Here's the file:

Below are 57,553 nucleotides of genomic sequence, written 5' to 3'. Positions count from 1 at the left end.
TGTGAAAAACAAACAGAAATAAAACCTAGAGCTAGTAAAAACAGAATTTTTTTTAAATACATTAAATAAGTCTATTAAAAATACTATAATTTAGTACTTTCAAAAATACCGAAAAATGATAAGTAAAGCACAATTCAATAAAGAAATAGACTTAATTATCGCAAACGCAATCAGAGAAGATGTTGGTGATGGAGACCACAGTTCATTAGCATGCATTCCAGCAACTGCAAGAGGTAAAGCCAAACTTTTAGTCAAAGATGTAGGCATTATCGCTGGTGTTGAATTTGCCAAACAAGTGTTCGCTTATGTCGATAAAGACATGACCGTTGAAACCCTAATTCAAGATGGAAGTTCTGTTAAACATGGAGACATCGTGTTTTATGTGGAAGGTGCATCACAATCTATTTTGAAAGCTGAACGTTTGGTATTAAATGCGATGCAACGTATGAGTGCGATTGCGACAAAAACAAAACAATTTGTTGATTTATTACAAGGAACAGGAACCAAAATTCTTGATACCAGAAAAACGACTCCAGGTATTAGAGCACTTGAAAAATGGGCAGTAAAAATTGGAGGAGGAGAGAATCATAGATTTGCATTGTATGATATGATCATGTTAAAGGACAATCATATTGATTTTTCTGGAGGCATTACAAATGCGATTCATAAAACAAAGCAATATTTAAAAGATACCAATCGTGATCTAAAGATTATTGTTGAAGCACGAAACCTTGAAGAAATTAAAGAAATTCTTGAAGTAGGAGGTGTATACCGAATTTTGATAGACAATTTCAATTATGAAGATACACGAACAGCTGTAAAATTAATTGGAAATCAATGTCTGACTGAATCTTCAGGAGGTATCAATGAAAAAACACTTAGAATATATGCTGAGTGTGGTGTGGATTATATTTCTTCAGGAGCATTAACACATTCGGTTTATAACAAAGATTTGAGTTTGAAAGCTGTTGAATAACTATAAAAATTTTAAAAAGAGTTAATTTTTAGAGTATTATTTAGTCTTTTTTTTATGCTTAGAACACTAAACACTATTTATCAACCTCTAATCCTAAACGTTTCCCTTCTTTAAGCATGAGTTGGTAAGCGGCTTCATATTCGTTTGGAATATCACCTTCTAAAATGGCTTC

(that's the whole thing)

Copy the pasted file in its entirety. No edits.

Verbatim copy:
Below are 57,553 nucleotides of genomic sequence, written 5' to 3'. Positions count from 1 at the left end.
TGTGAAAAACAAACAGAAATAAAACCTAGAGCTAGTAAAAACAGAATTTTTTTTAAATACATTAAATAAGTCTATTAAAAATACTATAATTTAGTACTTTCAAAAATACCGAAAAATGATAAGTAAAGCACAATTCAATAAAGAAATAGACTTAATTATCGCAAACGCAATCAGAGAAGATGTTGGTGATGGAGACCACAGTTCATTAGCATGCATTCCAGCAACTGCAAGAGGTAAAGCCAAACTTTTAGTCAAAGATGTAGGCATTATCGCTGGTGTTGAATTTGCCAAACAAGTGTTCGCTTATGTCGATAAAGACATGACCGTTGAAACCCTAATTCAAGATGGAAGTTCTGTTAAACATGGAGACATCGTGTTTTATGTGGAAGGTGCATCACAATCTATTTTGAAAGCTGAACGTTTGGTATTAAATGCGATGCAACGTATGAGTGCGATTGCGACAAAAACAAAACAATTTGTTGATTTATTACAAGGAACAGGAACCAAAATTCTTGATACCAGAAAAACGACTCCAGGTATTAGAGCACTTGAAAAATGGGCAGTAAAAATTGGAGGAGGAGAGAATCATAGATTTGCATTGTATGATATGATCATGTTAAAGGACAATCATATTGATTTTTCTGGAGGCATTACAAATGCGATTCATAAAACAAAGCAATATTTAAAAGATACCAATCGTGATCTAAAGATTATTGTTGAAGCACGAAACCTTGAAGAAATTAAAGAAATTCTTGAAGTAGGAGGTGTATACCGAATTTTGATAGACAATTTCAATTATGAAGATACACGAACAGCTGTAAAATTAATTGGAAATCAATGTCTGACTGAATCTTCAGGAGGTATCAATGAAAAAACACTTAGAATATATGCTGAGTGTGGTGTGGATTATATTTCTTCAGGAGCATTAACACATTCGGTTTATAACAAAGATTTGAGTTTGAAAGCTGTTGAATAACTATAAAAATTTTAAAAAGAGTTAATTTTTAGAGTATTATTTAGTCTTTTTTTTATGCTTAGAACACTAAACACTATTTATCAACCTCTAATCCTAAACGTTTCCCTTCTTTAAGCATGAGTTGGTAAGCGGCTTCATATTCGTTTGGAATATCACCTTCTAAAATGGCTTC